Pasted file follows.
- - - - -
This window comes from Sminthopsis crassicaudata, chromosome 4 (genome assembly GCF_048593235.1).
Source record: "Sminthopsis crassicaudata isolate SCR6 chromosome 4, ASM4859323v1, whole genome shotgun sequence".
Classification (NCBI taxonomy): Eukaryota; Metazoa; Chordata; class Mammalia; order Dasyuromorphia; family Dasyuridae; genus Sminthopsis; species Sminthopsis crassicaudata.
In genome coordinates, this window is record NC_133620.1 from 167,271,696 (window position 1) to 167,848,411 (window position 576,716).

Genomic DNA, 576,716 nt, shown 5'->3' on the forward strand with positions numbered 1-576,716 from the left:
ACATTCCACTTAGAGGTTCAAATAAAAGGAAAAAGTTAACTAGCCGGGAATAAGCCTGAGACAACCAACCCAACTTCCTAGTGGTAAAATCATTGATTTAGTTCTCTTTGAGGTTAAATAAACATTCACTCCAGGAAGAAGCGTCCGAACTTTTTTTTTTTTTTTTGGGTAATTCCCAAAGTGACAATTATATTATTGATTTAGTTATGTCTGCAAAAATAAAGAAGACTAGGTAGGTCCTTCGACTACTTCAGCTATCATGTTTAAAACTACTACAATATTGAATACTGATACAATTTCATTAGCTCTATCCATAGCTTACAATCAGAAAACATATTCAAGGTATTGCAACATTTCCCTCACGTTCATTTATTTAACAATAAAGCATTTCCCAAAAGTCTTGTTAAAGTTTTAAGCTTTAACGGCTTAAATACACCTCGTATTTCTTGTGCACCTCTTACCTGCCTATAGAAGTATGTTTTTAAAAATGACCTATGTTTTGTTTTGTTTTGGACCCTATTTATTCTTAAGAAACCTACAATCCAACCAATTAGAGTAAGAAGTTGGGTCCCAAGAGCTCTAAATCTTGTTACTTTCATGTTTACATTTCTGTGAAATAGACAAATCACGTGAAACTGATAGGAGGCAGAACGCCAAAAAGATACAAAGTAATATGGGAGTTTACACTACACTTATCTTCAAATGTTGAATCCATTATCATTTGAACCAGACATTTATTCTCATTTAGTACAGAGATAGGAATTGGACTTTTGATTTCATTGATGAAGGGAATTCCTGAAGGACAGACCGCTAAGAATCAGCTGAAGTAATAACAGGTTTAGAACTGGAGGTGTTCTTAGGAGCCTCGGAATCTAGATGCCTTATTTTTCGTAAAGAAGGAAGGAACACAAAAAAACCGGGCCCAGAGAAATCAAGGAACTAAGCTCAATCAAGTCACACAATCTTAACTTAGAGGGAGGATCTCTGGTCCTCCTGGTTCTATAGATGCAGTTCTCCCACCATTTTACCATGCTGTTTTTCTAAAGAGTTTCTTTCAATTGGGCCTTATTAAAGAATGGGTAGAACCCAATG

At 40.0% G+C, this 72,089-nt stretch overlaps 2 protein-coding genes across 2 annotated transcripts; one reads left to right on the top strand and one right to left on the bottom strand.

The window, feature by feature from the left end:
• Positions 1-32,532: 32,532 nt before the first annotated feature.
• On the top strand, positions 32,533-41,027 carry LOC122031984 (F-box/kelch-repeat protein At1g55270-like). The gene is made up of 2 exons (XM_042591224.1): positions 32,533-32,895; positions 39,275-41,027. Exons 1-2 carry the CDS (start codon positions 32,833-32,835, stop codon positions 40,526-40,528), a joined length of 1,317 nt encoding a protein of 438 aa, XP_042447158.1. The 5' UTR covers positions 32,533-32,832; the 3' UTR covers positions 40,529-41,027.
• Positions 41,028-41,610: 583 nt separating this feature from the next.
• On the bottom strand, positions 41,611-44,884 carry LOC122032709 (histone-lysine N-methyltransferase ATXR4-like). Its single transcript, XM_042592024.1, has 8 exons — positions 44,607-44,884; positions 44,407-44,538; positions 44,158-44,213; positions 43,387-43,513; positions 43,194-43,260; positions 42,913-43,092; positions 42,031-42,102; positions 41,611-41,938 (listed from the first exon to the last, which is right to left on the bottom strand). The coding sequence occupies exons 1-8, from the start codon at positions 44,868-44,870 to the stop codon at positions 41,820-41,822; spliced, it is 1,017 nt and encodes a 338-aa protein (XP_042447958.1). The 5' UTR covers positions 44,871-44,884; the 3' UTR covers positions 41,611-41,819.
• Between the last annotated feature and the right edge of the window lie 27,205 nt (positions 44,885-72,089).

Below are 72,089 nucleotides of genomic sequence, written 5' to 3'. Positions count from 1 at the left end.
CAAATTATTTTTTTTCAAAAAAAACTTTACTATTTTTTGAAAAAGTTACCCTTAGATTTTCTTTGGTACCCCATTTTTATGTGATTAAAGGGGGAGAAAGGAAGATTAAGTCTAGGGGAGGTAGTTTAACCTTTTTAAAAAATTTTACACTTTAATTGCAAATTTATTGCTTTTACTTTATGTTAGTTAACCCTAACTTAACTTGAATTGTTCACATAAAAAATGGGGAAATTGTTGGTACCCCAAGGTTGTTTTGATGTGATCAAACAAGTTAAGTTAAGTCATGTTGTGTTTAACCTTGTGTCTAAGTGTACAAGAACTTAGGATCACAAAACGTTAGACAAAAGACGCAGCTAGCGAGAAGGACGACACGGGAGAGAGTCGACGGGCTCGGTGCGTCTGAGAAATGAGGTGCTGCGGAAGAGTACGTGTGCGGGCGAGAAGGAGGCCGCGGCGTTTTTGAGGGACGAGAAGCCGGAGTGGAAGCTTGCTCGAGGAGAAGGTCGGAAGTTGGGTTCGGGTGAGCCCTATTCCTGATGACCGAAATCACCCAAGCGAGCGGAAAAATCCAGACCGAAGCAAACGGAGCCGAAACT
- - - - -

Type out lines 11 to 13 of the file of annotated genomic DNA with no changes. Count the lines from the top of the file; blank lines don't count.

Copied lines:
• Positions 41,028-41,610: 583 nt separating this feature from the next.
• On the bottom strand, positions 41,611-44,884 carry LOC122032709 (histone-lysine N-methyltransferase ATXR4-like). Its single transcript, XM_042592024.1, has 8 exons — positions 44,607-44,884; positions 44,407-44,538; positions 44,158-44,213; positions 43,387-43,513; positions 43,194-43,260; positions 42,913-43,092; positions 42,031-42,102; positions 41,611-41,938 (listed from the first exon to the last, which is right to left on the bottom strand). The coding sequence occupies exons 1-8, from the start codon at positions 44,868-44,870 to the stop codon at positions 41,820-41,822; spliced, it is 1,017 nt and encodes a 338-aa protein (XP_042447958.1). The 5' UTR covers positions 44,871-44,884; the 3' UTR covers positions 41,611-41,819.
• Between the last annotated feature and the right edge of the window lie 27,205 nt (positions 44,885-72,089).